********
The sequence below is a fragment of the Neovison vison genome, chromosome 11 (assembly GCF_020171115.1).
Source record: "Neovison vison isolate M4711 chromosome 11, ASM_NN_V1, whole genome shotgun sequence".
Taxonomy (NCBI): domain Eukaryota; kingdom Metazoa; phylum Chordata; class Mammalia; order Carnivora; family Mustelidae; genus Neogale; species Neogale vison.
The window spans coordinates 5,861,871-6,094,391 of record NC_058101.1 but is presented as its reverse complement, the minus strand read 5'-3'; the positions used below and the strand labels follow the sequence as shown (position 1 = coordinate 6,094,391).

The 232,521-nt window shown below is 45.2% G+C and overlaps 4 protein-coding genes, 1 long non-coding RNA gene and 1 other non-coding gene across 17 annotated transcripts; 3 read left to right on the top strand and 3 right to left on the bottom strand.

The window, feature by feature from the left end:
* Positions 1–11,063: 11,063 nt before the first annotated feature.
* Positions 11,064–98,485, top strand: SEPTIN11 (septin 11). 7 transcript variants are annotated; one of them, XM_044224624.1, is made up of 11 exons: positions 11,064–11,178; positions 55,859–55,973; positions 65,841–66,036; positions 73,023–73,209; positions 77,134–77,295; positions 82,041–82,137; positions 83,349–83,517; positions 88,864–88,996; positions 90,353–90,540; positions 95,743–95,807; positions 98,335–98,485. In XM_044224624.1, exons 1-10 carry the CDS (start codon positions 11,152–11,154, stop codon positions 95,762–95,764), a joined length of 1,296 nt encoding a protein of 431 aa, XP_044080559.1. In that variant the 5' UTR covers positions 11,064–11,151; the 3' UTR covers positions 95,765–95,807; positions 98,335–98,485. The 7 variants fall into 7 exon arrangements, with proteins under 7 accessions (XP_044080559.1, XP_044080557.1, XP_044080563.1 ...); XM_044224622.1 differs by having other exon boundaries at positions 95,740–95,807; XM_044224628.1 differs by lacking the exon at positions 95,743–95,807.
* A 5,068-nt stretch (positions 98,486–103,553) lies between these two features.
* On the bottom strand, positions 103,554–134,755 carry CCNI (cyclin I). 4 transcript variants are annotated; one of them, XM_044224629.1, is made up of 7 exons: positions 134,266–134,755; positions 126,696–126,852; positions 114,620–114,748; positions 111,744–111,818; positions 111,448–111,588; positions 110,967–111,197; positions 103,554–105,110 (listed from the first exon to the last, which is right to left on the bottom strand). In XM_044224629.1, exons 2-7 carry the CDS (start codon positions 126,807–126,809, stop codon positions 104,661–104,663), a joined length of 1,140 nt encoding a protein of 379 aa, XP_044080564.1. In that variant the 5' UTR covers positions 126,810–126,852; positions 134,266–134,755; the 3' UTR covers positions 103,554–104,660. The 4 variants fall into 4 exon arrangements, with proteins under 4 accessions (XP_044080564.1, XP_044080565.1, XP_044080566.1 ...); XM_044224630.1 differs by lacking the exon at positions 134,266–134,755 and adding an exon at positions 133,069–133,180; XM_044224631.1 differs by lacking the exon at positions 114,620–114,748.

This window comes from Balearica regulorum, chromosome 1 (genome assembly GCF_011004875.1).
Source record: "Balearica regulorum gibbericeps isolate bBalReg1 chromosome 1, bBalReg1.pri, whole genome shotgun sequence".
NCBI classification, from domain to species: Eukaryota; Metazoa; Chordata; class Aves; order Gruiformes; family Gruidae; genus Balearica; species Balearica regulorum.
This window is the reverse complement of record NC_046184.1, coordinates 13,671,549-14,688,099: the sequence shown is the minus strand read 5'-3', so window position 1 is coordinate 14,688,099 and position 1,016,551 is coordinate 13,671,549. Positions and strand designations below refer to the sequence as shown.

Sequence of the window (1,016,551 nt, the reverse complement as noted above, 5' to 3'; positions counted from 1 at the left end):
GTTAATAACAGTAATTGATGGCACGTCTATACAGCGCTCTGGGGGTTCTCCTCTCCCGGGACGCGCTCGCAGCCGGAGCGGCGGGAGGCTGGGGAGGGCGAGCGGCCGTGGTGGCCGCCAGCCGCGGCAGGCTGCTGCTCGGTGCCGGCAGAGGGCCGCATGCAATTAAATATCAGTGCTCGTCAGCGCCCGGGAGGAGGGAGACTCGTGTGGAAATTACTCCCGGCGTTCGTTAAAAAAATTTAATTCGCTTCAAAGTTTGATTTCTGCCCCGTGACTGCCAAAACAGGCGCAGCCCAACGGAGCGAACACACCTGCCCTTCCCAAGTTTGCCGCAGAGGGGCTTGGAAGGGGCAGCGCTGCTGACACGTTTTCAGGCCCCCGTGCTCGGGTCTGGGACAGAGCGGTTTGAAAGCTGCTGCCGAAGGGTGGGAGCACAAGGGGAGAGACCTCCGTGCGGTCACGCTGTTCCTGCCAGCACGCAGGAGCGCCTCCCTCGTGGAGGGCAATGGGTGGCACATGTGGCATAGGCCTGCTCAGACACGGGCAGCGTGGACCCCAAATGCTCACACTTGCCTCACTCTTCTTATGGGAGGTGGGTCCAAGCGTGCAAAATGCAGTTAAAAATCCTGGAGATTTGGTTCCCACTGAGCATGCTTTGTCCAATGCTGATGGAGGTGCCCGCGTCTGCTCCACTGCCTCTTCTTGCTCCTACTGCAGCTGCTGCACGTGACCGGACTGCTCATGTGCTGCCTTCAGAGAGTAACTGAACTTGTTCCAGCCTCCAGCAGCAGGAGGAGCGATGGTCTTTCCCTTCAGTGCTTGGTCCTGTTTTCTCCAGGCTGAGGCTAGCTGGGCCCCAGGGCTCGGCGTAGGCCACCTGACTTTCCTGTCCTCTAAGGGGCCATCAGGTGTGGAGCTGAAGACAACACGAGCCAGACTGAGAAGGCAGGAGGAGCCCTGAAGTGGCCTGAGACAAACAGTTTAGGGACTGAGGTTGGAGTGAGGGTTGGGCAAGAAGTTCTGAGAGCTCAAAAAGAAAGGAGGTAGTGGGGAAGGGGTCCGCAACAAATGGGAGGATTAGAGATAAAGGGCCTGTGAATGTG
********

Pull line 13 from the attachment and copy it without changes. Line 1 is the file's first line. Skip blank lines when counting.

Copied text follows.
NCBI classification, from domain to species: Eukaryota; Metazoa; Chordata; class Aves; order Gruiformes; family Gruidae; genus Balearica; species Balearica regulorum.